Remember, physical activity is important for good health. While it may not always be easy, finding ways to make physical activity a regular part of our lives is worth the time and effort.
If you’re looking for a healthy snack to have around while you’re working on your fitness goals, try these energy bites. Full of whole grains and healthy fats, they are sure to give you the boost of energy you need to keep moving forward!
1 cup oats
½ cup nut butter
¼ cup honey or maple syrup
¼ cup dried fruit
¼ cup nuts
2 T. flaxseed
2 T. chocolate chips
Combine all ingredients in a bowl and stir to combine. Chill for 30 minutes to firm up. Roll into tablespoon-size bites. Per serving: 70 calories, 3.5g fat, 2g protein, 9g carbohydrate, 1g fiber, 35mg sodium.
For more information contact NDSU Extension Ramsey County at 701-662-7027 or check out the NDSU Extension website at www.ag.ndsu.edu.
Source: NDSU Extension, Nourish, 2022.
We were recently invited to an outdoor potluck. After hearing of all the delicious and decadent items already planned to be brought by the other guests, I couldn’t help but think that we were missing something on the menu. I immediately offered to bring a veggie tray with a variety of low-fat dips and hummus.
Although we still plan to indulge a bit, it will be nice to have a healthy option available to curb the chance of going overboard and having a stomach ache by the end of the day.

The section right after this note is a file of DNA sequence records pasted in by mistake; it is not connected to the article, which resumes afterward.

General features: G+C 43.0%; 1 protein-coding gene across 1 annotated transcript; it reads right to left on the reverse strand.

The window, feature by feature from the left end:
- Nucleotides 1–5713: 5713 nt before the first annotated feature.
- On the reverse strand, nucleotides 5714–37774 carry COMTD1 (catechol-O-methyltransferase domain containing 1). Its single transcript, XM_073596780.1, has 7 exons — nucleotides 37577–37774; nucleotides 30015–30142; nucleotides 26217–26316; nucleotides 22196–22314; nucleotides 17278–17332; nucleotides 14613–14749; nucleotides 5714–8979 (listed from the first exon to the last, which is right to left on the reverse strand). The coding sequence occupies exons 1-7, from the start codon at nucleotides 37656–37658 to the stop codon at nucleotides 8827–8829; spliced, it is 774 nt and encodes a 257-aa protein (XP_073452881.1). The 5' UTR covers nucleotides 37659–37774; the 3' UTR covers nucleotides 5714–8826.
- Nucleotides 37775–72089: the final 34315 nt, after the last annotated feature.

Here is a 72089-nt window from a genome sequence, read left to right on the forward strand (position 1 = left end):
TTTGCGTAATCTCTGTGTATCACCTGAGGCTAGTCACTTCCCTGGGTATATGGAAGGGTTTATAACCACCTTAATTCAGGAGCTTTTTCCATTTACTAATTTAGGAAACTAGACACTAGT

When planning a spring/summer event, try to incorporate at least three different food groups into the menu. If it’s a potluck, don’t be afraid to give guests potential options, including healthy items.
MyPlate includes five food groups: grains, vegetables, fruits, protein and dairy. When deciding on your menu, think how you can include at least three of these food groups. Here are a few ways to add nutrition and variety to your menu:
- Have a sandwich bar that includes whole wheat bread options, colorful veggie toppings, and low-fat condiments.
- Include a colorful veggie tray or incorporate them into salads.
- Try fruit parfaits instead of cake and other goodies for a sweet treat.
- Replace higher-fat sour cream and mayo with plain yogurt in dips and condiments.
- When baking, swap half of the flour for whole wheat flour and half of the oil for applesauce.
Make food fun. Get the kids involved in the event planning. They can make the fruit and yogurt parfaits or make the good ole “bugs on a log” for a fun treat. A trail mix bar would be a fun addition!
Remember to stay active. Plan an outdoor scavenger hunt for the kids, have a corn hole tournament, or go for a walk while visiting with family and friends.
Here’s a refreshing treat made from seasonal fresh strawberries. When fruits and veggies are “in season”, they are at their best quality and often best price.
Strawberry Italian Ice
¾ c. thawed 100% apple juice from concentrate
1-3 Tbsp. lemon juice
2 pints fresh strawberries, hulled and halved
Fresh mint, optional
In a blender, combine the apple juice concentrate, lemon juice and strawberries; cover and process until blended. Pour into an ungreased 8-inch-square dish. Cover and freeze for 1 ½ to two hours or until partially set. Spoon into a large bowl; beat on medium speed for one to two minutes. Return to dish; freeze for two to three hours or until firm. Remove from the freezer 10 minutes before serving. Garnish with mint if desired.
Makes 10 (1/2-cup) servings. Each serving has 45 calories, 0g fat, 0g protein, 12g carbohydrate, 1g fiber and 0mg sodium